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5 Ways to Make Sure You Don’t Forget to Ask for Introductions

by Bill Cates

Do you ever forget to ask for referrals/introductions? On coaching calls and webinars, this is a very common question.

Deciding not to ask and forgetting to ask are usually two separate things. Sure, you can remember and still wimp out. It happens to the best of us. And you can appropriately decide that “this is not the right time to ask.”

First – Get Confident

Assuming you’d like more quality introductions and know that your prospects would prefer to meet you through an introduction from a trusted source, then forgetting is a sign of low confidence.

Asking for introductions is an easy process to understand. It’s really a matter of confidence. When you don’t feel confident with something, what do you feel? Self-doubt? Anxiousness? Fear? Certainly, a lack of action.

So how do you get confident with asking – or with anything else for that matter?

First, you learn a proven process. If you’d like to be reminded of mine, go to my past blog posts, starting with this one:

Then you practice that process until your skill and confidence improves.

Here are 4 more things you can do to make sure you don’t forget to ask for introductions:

  1. Use a Meeting Agenda – When you run a meeting from an agenda, you will run a more organized and efficient meeting. You will ensure you have the time to cover everything you hope to cover. When you’re running thin on time, it’s easy to “forget” about an item that might make you a wee bit uncomfortable.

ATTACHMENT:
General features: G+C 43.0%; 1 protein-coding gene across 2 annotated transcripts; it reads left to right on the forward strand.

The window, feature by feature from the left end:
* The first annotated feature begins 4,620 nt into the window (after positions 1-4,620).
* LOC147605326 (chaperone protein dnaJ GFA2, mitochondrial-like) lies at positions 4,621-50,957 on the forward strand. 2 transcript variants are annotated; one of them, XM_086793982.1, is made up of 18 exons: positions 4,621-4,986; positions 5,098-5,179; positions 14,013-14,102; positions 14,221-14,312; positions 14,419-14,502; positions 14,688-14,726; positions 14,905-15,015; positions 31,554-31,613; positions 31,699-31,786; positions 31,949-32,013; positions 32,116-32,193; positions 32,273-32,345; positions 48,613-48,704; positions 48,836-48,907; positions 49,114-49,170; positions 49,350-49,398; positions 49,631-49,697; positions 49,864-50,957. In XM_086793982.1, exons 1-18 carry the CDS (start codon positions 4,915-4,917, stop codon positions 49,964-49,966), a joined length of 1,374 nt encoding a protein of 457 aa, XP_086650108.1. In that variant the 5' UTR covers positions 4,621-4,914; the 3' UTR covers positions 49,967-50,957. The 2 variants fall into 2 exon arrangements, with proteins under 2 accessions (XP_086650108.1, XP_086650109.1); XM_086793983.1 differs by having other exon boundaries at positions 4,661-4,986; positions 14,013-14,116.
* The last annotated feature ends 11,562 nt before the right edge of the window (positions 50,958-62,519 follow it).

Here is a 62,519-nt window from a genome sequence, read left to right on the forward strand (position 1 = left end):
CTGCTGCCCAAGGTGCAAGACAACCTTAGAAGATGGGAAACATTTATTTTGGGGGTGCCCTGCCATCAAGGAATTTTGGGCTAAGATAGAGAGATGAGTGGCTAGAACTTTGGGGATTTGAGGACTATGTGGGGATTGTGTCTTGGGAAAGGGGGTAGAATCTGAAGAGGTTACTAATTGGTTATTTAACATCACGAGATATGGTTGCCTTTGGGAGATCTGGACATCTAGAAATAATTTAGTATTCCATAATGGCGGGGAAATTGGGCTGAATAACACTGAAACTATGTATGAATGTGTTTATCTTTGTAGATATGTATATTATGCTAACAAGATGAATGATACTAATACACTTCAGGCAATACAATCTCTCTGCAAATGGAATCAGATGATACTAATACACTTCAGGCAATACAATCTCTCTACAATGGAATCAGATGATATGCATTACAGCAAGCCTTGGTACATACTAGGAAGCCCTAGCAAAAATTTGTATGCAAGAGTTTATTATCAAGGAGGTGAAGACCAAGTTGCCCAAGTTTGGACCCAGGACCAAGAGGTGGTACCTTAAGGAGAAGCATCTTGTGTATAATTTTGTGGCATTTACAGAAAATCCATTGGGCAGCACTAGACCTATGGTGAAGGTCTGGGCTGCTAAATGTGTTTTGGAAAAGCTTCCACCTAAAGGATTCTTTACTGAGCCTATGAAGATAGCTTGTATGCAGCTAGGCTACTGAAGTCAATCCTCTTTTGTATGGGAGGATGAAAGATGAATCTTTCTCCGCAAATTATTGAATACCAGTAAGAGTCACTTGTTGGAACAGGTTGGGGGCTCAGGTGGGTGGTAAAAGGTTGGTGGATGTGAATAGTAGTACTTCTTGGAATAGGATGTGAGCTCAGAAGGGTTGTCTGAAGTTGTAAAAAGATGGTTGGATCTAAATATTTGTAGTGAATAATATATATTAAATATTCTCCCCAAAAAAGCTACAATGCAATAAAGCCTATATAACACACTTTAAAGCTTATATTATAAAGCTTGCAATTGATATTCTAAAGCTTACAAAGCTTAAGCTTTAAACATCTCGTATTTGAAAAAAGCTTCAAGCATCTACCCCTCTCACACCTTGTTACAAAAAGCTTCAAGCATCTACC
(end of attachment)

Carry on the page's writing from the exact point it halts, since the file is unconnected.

2. Put Value Discussion on the Agenda – This is the beginning of our V.I.P.S. Method for Asking. This will hold you accountable to at least the first step. You can use other verbiage such as Value Check-In or Communication Review or Expectations Review.  

  3. Come Prepared – When you come prepared to ask for introductions, rather than wing it, you’ll be more confident and you’ll produce better results. Who do you know who they know? What situations or life events are good prospects typically experiencing? As you enter into this conversation, let your client know that you’ve given this some thought and that you have a few ideas to explore.

  4. Use a Celebration Partner – A celebration partner is the same as an accountability partner but with an emphasis on success. Whenever you are trying to establish a new habit, it often helps to have one or two other people going through the same process. You discuss challenges and barriers, you brainstorm solutions, you set goals, and you celebrate successes. And yes, you can hold each other accountable in whatever form works best for you.

Forward this article to a friend or colleague. And don’t forget ALL our resources – many of them free – are waiting for you at

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